Statechains allow liquidity to be moved around with the same freedom provided by doing so on-chain, without needing to create the on-chain footprint or pay fees for it. Say you have a depleted channel, with all of the liquidity on the other side leaving you, no spending capacity and you also have a statechain. That statechain can be freely transferred to anyone who will accept it, and it can even have a Lightning channel on top of it if you aren’t sending the entire value, and it can be used to rebalance funds in your regular channel on your side.
This allows for much more efficiency in terms of how many channels you have to route through in order to rebalance your channel (remember, you are contributing to shifting the balances of every other channel you route through), in the best case literally sending it directly to the same peer that you have the channel that you are rebalancing open with. If you wish to close a channel with one peer and open it with another, you can even rebalance things so you have all of the balance of the channel and move it entirely off-chain to the new peer if it is built on top of a statechain.
The Future Of Statechains And Lightning
Discussing their plans going forward, Nicolas Gregory from Commerceblock said: “Our goal is to establish a standardized approach for combining statechains and Lightning technology in order to facilitate off-chain balancing of Lightning channels through the use of state channels. This specification will serve as the foundation for achieving this objective.”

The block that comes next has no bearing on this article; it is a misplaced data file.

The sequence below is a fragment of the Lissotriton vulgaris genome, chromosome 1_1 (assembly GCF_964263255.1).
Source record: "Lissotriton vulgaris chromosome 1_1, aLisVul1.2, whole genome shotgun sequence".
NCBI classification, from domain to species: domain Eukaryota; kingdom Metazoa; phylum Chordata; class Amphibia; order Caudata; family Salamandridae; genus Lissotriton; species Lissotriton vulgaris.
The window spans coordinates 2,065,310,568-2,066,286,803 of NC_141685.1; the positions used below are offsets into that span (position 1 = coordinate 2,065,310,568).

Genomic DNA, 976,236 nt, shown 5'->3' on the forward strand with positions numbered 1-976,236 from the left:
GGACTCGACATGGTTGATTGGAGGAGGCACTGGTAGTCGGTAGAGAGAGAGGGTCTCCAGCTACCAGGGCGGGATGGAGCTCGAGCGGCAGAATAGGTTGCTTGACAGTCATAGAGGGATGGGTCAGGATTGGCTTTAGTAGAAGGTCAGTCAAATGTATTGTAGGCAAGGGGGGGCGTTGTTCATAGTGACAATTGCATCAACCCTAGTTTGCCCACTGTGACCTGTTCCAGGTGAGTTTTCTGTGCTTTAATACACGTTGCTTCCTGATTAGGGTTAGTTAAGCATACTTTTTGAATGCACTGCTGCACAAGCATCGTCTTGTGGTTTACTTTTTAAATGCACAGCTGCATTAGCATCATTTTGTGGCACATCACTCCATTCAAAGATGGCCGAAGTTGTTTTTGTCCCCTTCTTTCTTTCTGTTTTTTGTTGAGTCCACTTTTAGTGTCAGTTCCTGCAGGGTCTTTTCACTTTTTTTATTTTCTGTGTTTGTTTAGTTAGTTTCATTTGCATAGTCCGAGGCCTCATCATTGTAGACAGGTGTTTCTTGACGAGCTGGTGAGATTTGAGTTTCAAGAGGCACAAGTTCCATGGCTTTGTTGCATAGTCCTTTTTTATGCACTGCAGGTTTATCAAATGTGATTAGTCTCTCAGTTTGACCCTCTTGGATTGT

From the very beginning, statechains were always proposed to interact with Lightning in order to solve the issue of using them by themselves: that you must transfer the entire value of the whole UTXO. They also provide a degree of flexibility to Lightning that it does not have on its own in terms of how liquidity is managed and transferred around the network.
Now that Lightning is at a healthy stage in its early growth, and a concrete implementation of statechains has existed for over a year, it’s time to start considering how these two technologies can interact together. Lightning as a network is a system for atomically-escrowing transfers between two parties that are not directly connected on the network graph. How each connection on that graph works, strictly speaking, should not matter to senders and receivers of payments, as long as it works.
Statechains and Lightning channels both have a lot to offer each other in terms of benefits, all that needs to be done is to work out standardizing the two interacting with each other.
This is a guest post by Shinobi. Opinions expressed are entirely their own and do not necessarily reflect those of BTC Inc or Bitcoin Magazine.